Acquisition brings together Ashtec, Magellan
- By Bob Brewin
- Dec 14, 1997
Orbital Sciences Corp. strengthened its position in the Global Positioning System (GPS) receiver industry through an agreement to acquire and merge Ashtec Inc. with Orbital's Magellan Corp. subsidiary creating a $125 million satellite receiver company. Magellan which introduced the first handheld GPS receiver in 1989 with a cost of more than $3 000 has pioneered development of low-cost handhelds and now markets a model with a list price as low as $99.
Magellan also manufactures satellite communications receivers including a handheld unit that features a built-in GPS receiver designed for use with Orbital's fleet of low-data-rate communication satellites slated to provide worldwide service in 1998. The privately held Ashtec has concentrated on the higher end of the GPS market and supplies the reference receivers used in the base stations of the nationwide Differential GPS network operated by the Coast Guard.
Ashtec also supplies high-resolution systems capable of measurements in the millimeter range to a number of federally backed projects designed to predict earthquakes by monitoring of tectonic plate movements. Orbital intends to fold Ashtec into Magellan to create a GPS and satellite receiver powerhouse.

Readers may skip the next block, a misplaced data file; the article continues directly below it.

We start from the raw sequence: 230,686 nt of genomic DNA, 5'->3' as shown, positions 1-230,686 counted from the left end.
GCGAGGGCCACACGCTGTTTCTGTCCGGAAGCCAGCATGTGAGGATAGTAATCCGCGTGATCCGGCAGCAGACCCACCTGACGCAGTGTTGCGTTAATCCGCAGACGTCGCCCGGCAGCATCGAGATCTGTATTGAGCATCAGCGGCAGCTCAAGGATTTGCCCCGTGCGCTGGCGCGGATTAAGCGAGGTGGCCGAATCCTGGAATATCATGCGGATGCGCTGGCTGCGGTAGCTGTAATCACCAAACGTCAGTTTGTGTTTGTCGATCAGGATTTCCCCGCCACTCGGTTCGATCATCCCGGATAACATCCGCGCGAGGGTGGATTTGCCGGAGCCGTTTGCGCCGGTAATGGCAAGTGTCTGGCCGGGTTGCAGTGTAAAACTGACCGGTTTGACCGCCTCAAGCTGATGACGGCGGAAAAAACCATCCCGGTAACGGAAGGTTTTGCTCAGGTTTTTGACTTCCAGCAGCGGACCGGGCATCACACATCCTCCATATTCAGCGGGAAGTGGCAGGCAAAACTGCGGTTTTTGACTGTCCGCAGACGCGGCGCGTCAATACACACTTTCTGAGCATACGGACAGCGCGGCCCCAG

David Thompson Oribital's chairman said the merger will result in "the world's foremost satellite access products technology business offering advanced GPS positioning navigation and timing solutions as well as the latest satellite telephony and data communications products."
Former Apollo 13 astronaut James Lovell Jr. who serves on the Ashtec board said "The merger is great for GPS and all who use that technology." Charles Trimble chairman of Trimble Navigation Ltd. the leading company in the GPS receiver market said the Magellan/Ashtec merger confirmed his belief that "consolidation in the GPS industry is inevitable.... When completed the combination of these two companies should create a strong No. 2 competitor in the GPS industry further increasing the pressure on the niche players."